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THE REAPER AND THE FLOWERS.

THERE is a Reaper, whose name is Death,

And, with his sickle keen,
He reaps the bearded grain at a breath,

And the flowers that grow between.

“Shall I have nought that is fair?” saith he;

“ Have nought but the bearded grain ! Though the breath of these flowers is sweet to me,

I will give them all back again.”

He gazed at the flowers with tearful eyes,

He kissed their drooping leaves ; It was for the Lord of Paradise

He bound them in his sheaves.

“My Lord hath need of these flowerets gay,”

The Reaper said and smiled; “Dear tokens of the earth are they,

Where he was once a child.

They shall all bloom in fields of light,

Transplanted by my care,
And saints upon their garments white,

These sacred blossoms wear.”

And the mother gave in tears and pain,

The flowers she most did love;
She knew she should find them all again

In the fields of light above.

O, not in cruelty, not in wrath,

The Reaper came that day; 'Twas an angel visited the green earth, And took the flowers away.

LONGFELLOW.

THE SILENT LAND.

FROM THE GERMAN OF SALIS.

INTO the Silent Land !
Ah! who shall lead us thither?
Clouds in the evening sky more darkly gather,
And shattered wrecks lie thicker on the strand;
Who leads us with a gentle hand,
Thither, O thither,
Into the Silent Land :

Into the Silent Land!
To you, ye boundless regions
Of all perfection! tender morning visions
Of beauteous souls ! Eternity's own band !
Who in life's battle firm doth stand,
Shall bear hope's tender blossoms
Into the Silent Land!

O Land! O land!
For all the broken-hearted
The mildest herald by our fate allotted,
Beckons, and with inverted torch doth stand,
To lead us with a gentle hand
Into the land of the great departed,
Into the Silent Land !

LONGFELLOW. THE SLAVE'S DREAM.

BESIDE the ungathered rice he lay,

His sickle in his hand;
His breast was bare, his matted hair

Was buried in the sand.
Again, in the mist and shadow of sleep,

He saw his Native Land.

Wide through the landscape of his dreams

The lordly Niger flowed: Beneath the palm-trees on the plain

Once more a king he strode; And heard the tinkling caravans

Descend the mountain-road.

He saw once more his dark-eyed queen

Among her children stand;
They clasped his neck, they kissed his cheeks,

They held him by the hand!
A tear burst from the sleeper's lids,

And fell into the sand.

And then at furious speed he rode

Along the Niger's bank;
His bridle-reins were golden chains,

And, with a martial clank,
At each leap he could feel his scabbard of steel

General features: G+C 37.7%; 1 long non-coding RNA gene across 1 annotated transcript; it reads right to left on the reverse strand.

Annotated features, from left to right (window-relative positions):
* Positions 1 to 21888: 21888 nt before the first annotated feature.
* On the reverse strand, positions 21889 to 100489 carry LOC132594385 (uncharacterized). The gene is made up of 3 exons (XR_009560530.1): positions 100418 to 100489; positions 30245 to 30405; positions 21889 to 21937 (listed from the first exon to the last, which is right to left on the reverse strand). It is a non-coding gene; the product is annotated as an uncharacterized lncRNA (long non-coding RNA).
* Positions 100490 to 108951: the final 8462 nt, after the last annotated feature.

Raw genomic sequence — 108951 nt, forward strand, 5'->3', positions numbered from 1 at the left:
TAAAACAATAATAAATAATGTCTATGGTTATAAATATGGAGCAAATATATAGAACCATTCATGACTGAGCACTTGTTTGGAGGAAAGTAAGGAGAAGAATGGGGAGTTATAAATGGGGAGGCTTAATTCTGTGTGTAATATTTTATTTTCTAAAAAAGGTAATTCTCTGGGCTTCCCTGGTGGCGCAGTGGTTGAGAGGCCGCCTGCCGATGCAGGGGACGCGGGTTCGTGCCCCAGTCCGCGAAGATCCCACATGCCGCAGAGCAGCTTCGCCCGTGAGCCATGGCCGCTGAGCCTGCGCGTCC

Smiting his stallion's flank.

Before him, like a blood-red flag,

The bright flamingoes flew;

From morn till night he followed their flight,

O’er plains where the tamarind grew, Till he saw the roof of Caffre huts,

And the ocean rose to view.

At night he heard the lion roar,

And the hyena scream,
And the river-horse, as he crushed the reeds

Beside some hidden stream;
And it passed, like a glorious roll of drums,

Through the triumph of his dream.

The forests, with their myriad tongues,

Shouted of liberty;
And the blast of the desert cried aloud,

With a voice so wild and free,
That he started in his sleep and smiled

At their tempestuous glee.

He did not feel the driver's whip,

Nor the burning heat of day;
For death had illumined the land oi sleep,

And his lifeless body lay
A worn-out fetter, that the soul
Had broken and thrown away.

LONGFELLOW. THE CHRISTIAN SLAVE.*

A CHRISTIAN! going, gone!
Who bids for God's own image ?—for His grace
Which that poor victim of the market-place

Hath in her suffering won ?

My God! can such things be! Hast Thou not said that whatsoe'er is done Unto Thy weaker and Thy humblest one,

Is even done to Thee?

In that sad victim, then,
Child of Thy pitying love, I see Thee stand-
Once more the jest-word of a mocking hand,

Bound, sold, and scourged again!

A Christian up for sale! Wet with her blood your whips-o'ertask her frame, Make her life loathsome with your wrong and shame,

Her patience shall not fail!

A heathen hand might deal
Back on your heads the gathered wrong of years,
But her low broken prayer and nightly tears,

Ye neither heed nor feel.

Con well thy lesson o'er,
Thou prudent teacher-tell the toiling slave,

* In a late publication of L. F. Tasistro, “Random Shots and Southern Breezes," is a description of a slave auction at New Orleans, at which the auctioneer recommended the woman on the stand as “a good Christian."

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